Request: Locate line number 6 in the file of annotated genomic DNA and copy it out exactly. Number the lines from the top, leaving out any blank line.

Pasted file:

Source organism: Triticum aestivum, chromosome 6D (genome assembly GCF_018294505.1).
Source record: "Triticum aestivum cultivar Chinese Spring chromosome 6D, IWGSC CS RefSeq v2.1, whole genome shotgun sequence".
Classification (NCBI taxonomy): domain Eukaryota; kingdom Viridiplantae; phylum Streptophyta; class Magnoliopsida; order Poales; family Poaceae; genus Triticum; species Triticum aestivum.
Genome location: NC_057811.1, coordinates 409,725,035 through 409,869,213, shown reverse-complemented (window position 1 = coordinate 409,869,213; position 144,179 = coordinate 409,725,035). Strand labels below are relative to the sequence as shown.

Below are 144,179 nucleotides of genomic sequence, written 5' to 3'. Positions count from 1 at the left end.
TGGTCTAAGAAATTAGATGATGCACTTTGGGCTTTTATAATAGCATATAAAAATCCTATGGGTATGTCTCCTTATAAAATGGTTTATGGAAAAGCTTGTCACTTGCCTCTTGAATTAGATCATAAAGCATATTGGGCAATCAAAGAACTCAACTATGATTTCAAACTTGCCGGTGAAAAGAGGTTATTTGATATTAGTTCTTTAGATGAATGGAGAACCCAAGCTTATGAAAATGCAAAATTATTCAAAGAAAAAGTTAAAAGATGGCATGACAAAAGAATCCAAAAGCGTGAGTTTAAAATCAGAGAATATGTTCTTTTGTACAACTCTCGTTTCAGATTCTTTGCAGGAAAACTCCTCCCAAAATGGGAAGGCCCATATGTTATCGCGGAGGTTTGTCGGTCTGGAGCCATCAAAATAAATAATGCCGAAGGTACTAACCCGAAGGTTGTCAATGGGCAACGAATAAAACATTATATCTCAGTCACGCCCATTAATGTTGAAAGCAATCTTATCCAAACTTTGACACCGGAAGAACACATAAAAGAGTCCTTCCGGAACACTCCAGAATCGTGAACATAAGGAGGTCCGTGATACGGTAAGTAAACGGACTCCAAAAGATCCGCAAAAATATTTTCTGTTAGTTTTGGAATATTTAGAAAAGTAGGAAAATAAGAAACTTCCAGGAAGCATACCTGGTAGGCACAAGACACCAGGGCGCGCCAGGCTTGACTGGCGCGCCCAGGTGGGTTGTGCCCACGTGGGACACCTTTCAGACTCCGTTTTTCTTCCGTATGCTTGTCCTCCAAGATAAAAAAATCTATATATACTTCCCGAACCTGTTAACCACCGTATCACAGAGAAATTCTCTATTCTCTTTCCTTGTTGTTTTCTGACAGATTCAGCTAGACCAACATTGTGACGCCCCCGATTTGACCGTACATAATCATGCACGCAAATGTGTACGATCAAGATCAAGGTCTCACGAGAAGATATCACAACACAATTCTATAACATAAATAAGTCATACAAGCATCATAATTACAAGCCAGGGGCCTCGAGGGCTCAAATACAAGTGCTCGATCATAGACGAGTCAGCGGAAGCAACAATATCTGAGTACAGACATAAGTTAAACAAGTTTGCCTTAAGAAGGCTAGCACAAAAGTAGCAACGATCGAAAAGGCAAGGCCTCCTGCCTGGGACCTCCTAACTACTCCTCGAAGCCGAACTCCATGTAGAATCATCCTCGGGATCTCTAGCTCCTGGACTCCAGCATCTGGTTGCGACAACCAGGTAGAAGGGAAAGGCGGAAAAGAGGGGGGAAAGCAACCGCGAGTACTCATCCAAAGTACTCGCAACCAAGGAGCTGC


TGGTCTAAGAAATTAGATGATGCACTTTGGGCTTTTATAATAGCATATAAAAATCCTATGGGTATGTCTCCTTATAAAATGGTTTATGGAAAAGCTTGTCACTTGCCTCTTGAATTAGATCATAAAGCATATTGGGCAATCAAAGAACTCAACTATGATTTCAAACTTGCCGGTGAAAAGAGGTTATTTGATATTAGTTCTTTAGATGAATGGAGAACCCAAGCTTATGAAAATGCAAAATTATTCAAAGAAAAAGTTAAAAGATGGCATGACAAAAGAATCCAAAAGCGTGAGTTTAAAATCAGAGAATATGTTCTTTTGTACAACTCTCGTTTCAGATTCTTTGCAGGAAAACTCCTCCCAAAATGGGAAGGCCCATATGTTATCGCGGAGGTTTGTCGGTCTGGAGCCATCAAAATAAATAATGCCGAAGGTACTAACCCGAAGGTTGTCAATGGGCAACGAATAAAACATTATATCTCAGTCACGCCCATTAATGTTGAAAGCAATCTTATCCAAACTTTGACACCGGAAGAACACATAAAAGAGTCCTTCCGGAACACTCCAGAATCGTGAACATAAGGAGGTCCGTGATACGGTAAGTAAACGGACTCCAAAAGATCCGCAAAAATATTTTCTGTTAGTTTTGGAATATTTAGAAAAGTAGGAAAATAAGAAACTTCCAGGAAGCATACCTGGTAGGCACAAGACACCAGGGCGCGCCAGGCTTGACTGGCGCGCCCAGGTGGGTTGTGCCCACGTGGGACACCTTTCAGACTCCGTTTTTCTTCCGTATGCTTGTCCTCCAAGATAAAAAAATCTATATATACTTCCCGAACCTGTTAACCACCGTATCACAGAGAAATTCTCTATTCTCTTTCCTTGTTGTTTTCTGACAGATTCAGCTAGACCAACATTGTGACGCCCCCGATTTGACCGTACATAATCATGCACGCAAATGTGTACGATCAAGATCAAGGTCTCACGAGAAGATATCACAACACAATTCTATAACATAAATAAGTCATACAAGCATCATAATTACAAGCCAGGGGCCTCGAGGGCTCAAATACAAGTGCTCGATCATAGACGAGTCAGCGGAAGCAACAATATCTGAGTACAGACATAAGTTAAACAAGTTTGCCTTAAGAAGGCTAGCACAAAAGTAGCAACGATCGAAAAGGCAAGGCCTCCTGCCTGGGACCTCCTAACTACTCCTCGAAGCCGAACTCCATGTAGAATCATCCTCGGGATCTCTAGCTCCTGGACTCCAGCATCTGGTTGCGACAACCAGGTAGAAGGGAAAGGCGGAAAAGAGGGGGGAAAGCAACCGCGAGTACTCATCCAAAGTACTCGCAACCAAGGAGCTGC